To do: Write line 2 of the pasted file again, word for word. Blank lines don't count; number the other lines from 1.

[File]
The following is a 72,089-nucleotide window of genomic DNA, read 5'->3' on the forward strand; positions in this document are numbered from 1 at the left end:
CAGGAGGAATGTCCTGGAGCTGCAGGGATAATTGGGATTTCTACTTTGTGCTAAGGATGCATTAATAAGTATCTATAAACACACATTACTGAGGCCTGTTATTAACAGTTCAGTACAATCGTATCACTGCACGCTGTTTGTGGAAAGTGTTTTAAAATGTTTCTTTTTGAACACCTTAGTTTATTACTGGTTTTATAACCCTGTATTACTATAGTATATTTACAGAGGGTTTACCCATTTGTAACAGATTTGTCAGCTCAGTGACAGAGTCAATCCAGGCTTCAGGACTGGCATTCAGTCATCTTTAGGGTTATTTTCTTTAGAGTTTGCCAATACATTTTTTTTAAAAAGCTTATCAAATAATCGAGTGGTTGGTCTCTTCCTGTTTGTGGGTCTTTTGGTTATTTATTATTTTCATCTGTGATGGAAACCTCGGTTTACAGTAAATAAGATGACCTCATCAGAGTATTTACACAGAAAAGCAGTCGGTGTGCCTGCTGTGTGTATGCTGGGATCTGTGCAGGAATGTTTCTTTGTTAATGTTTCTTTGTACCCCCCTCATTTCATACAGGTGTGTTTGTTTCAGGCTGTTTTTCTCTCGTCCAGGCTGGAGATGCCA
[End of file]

CAGGAGGAATGTCCTGGAGCTGCAGGGATAATTGGGATTTCTACTTTGTGCTAAGGATGCATTAATAAGTATCTATAAACACACATTACTGAGGCCTGTTATTAACAGTTCAGTACAATCGTATCACTGCACGCTGTTTGTGGAAAGTGTTTTAAAATGTTTCTTTTTGAACACCTTAGTTTATTACTGGTTTTATAACCCTGTATTACTATAGTATATTTACAGAGGGTTTACCCATTTGTAACAGATTTGTCAGCTCAGTGACAGAGTCAATCCAGGCTTCAGGACTGGCATTCAGTCATCTTTAGGGTTATTTTCTTTAGAGTTTGCCAATACATTTTTTTTAAAAAGCTTATCAAATAATCGAGTGGTTGGTCTCTTCCTGTTTGTGGGTCTTTTGGTTATTTATTATTTTCATCTGTGATGGAAACCTCGGTTTACAGTAAATAAGATGACCTCATCAGAGTATTTACACAGAAAAGCAGTCGGTGTGCCTGCTGTGTGTATGCTGGGATCTGTGCAGGAATGTTTCTTTGTTAATGTTTCTTTGTACCCCCCTCATTTCATACAGGTGTGTTTGTTTCAGGCTGTTTTTCTCTCGTCCAGGCTGGAGATGCCA